How to recession-proof your business

What to do when the work slows down

With news of a recession looming and the cost of living rising, many business owners are feeling panicked. Instead, take some nice deep breaths and read this positive, reassuring piece by Sarah Matthews, with tips from the experts…

Words: Sarah Matthews

In a world that equates hard work with busyness, it can feel scary when things start to slow down. And when you’re bombarded with headlines about the economic crisis, inflation and a recession, it’s natural to worry about the future.

So how can you overcome the fear and continue enjoying your business this winter? The key is all about balance, says business coach Colette Broomhead.

“Firstly, don’t buy into the hype,” she says. “Lockdown was a really good example of this. Suddenly all the talk was ‘small businesses are doomed, it’s all going to be awful’ and it can be very easy to get dragged along with this type of thinking without really questioning it.

“Likewise, don’t bury your head in the sand. It can be tempting to go to the other extreme and think it’ll be fine and carry on as if nothing’s happening, but that’s not particularly helpful either.”

She advises taking time now to get to grips with what’s happening inside your business. Work out what success means for you, have metrics you can measure – things like audience growth, sales, revenue – and keep a regular check on them. That way you know whether things really are slowing down and where you might need to make changes.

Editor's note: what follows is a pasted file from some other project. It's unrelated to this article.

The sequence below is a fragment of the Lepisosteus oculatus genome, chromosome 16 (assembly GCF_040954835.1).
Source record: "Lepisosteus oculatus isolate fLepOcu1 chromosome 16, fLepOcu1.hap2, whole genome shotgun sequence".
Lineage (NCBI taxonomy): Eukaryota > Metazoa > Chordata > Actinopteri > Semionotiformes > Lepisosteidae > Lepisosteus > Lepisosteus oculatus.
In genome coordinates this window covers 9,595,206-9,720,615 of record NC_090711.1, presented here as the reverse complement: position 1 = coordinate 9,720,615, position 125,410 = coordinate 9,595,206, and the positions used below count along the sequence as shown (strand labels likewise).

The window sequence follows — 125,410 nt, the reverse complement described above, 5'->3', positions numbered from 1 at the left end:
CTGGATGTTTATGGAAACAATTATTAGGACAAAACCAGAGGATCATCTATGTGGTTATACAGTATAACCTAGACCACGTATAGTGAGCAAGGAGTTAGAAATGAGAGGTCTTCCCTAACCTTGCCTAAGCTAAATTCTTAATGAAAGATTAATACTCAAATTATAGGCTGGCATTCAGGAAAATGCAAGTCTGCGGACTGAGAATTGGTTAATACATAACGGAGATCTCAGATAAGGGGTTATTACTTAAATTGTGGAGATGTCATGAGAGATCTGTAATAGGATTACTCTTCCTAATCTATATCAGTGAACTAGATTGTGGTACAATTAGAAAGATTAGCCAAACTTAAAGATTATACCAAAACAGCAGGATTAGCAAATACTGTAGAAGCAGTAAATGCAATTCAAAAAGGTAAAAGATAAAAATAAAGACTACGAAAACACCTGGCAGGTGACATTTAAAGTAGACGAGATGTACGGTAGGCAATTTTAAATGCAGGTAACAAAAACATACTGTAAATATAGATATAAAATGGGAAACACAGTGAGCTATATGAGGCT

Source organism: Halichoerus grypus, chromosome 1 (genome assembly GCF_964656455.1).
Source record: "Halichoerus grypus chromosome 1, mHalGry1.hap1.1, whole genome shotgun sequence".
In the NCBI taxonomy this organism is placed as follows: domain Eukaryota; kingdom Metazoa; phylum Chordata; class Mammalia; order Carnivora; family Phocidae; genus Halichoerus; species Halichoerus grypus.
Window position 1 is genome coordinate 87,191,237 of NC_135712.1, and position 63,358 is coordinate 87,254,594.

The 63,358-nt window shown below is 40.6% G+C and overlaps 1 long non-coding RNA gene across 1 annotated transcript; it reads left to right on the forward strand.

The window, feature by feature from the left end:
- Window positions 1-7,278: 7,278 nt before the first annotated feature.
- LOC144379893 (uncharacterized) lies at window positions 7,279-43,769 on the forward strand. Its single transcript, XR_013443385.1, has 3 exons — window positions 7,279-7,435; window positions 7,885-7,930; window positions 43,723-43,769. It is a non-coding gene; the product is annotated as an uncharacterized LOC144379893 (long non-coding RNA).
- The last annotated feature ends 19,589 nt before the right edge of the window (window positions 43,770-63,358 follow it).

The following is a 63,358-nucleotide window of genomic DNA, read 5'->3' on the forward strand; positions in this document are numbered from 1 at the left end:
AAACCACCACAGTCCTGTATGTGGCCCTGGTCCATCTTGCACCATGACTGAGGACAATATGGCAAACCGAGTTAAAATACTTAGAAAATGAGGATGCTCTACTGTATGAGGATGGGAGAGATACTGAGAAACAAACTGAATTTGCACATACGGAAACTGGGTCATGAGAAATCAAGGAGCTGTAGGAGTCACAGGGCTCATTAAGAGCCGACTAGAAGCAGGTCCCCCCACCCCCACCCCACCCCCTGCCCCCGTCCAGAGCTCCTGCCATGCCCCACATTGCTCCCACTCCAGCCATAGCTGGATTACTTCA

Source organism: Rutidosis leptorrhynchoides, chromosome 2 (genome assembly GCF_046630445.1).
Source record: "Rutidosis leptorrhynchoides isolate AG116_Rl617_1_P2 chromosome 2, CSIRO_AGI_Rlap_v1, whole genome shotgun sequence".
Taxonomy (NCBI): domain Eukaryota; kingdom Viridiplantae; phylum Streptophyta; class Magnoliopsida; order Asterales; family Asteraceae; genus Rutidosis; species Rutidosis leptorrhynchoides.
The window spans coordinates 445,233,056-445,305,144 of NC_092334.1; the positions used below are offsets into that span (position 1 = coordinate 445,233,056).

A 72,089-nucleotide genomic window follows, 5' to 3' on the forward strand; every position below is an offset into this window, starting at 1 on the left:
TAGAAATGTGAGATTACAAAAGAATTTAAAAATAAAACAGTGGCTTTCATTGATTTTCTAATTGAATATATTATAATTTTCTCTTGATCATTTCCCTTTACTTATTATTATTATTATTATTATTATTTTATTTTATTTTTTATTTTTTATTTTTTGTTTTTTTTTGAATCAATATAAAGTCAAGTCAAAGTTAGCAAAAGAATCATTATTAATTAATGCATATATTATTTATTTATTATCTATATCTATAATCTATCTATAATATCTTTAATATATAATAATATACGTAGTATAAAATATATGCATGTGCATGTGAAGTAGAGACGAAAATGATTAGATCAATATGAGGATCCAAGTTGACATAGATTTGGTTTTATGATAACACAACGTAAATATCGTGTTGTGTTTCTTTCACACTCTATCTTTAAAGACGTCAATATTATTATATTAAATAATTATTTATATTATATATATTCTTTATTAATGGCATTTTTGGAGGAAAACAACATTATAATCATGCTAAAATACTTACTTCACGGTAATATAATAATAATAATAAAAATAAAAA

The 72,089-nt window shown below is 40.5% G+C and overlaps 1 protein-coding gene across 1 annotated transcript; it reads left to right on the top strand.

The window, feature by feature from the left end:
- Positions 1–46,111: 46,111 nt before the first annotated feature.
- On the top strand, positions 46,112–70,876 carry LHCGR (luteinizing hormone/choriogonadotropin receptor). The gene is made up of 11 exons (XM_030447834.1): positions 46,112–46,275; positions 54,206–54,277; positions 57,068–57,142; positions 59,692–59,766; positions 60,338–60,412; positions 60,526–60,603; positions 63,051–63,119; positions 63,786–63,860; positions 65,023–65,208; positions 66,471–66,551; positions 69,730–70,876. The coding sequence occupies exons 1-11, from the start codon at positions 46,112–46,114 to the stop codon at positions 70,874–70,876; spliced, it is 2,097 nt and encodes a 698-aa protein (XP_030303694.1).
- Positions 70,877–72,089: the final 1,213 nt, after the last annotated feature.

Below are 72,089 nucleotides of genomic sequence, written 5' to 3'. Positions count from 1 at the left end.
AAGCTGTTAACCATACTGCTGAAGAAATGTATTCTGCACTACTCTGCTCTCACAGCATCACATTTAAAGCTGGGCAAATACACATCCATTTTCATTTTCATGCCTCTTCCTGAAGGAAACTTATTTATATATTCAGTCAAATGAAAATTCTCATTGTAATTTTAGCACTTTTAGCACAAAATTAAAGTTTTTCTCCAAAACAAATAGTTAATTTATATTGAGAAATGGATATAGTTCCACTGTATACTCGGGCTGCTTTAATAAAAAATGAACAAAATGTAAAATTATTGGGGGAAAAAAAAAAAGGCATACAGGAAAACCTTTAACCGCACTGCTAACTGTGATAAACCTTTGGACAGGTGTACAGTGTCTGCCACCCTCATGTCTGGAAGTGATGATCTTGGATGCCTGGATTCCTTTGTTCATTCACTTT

“It can be very easy to blame outside things, like a recession, but sometimes the issues might be things within your business that can be quite easily fixed,” she says.

And if the quiet times do come? The key message is DON’T PANIC.

The businesses that survive the bumpy times are often the ones that lean into them, rather than pulling back.

Anna Lundberg, business strategist

Business strategist Anna Lundberg explains: “There’s a tendency, when you’re afraid, to suddenly think you should be doing something differently, or even start scatter-gun applying for jobs that you don’t really want, but this pulling back makes your failure inevitable.

“You’re taking your eye off the end goal and might be changing something that would’ve worked had you stuck with it a bit longer.”

She advises looking at your planning and processes now so that if quieter times do hit you can feel more confident in riding them out.

“It can help you feel less panicked because you know you’re taking the right actions. You can be assured you’re doing everything you should be doing.”

Her other key takeaway? Work not just on the resilience of your business but your own personal resilience too.

“When things are out of our control there is an element of acceptance that needs to happen. You can scream and fight and think it’s unfair, but the most important thing is to focus on the things that you can control – like sleep, eating well, exercise, connection with others. These can all help you to stay strong.

“They’re often the first things to go in tough times, but they’re actually the things we need the most.”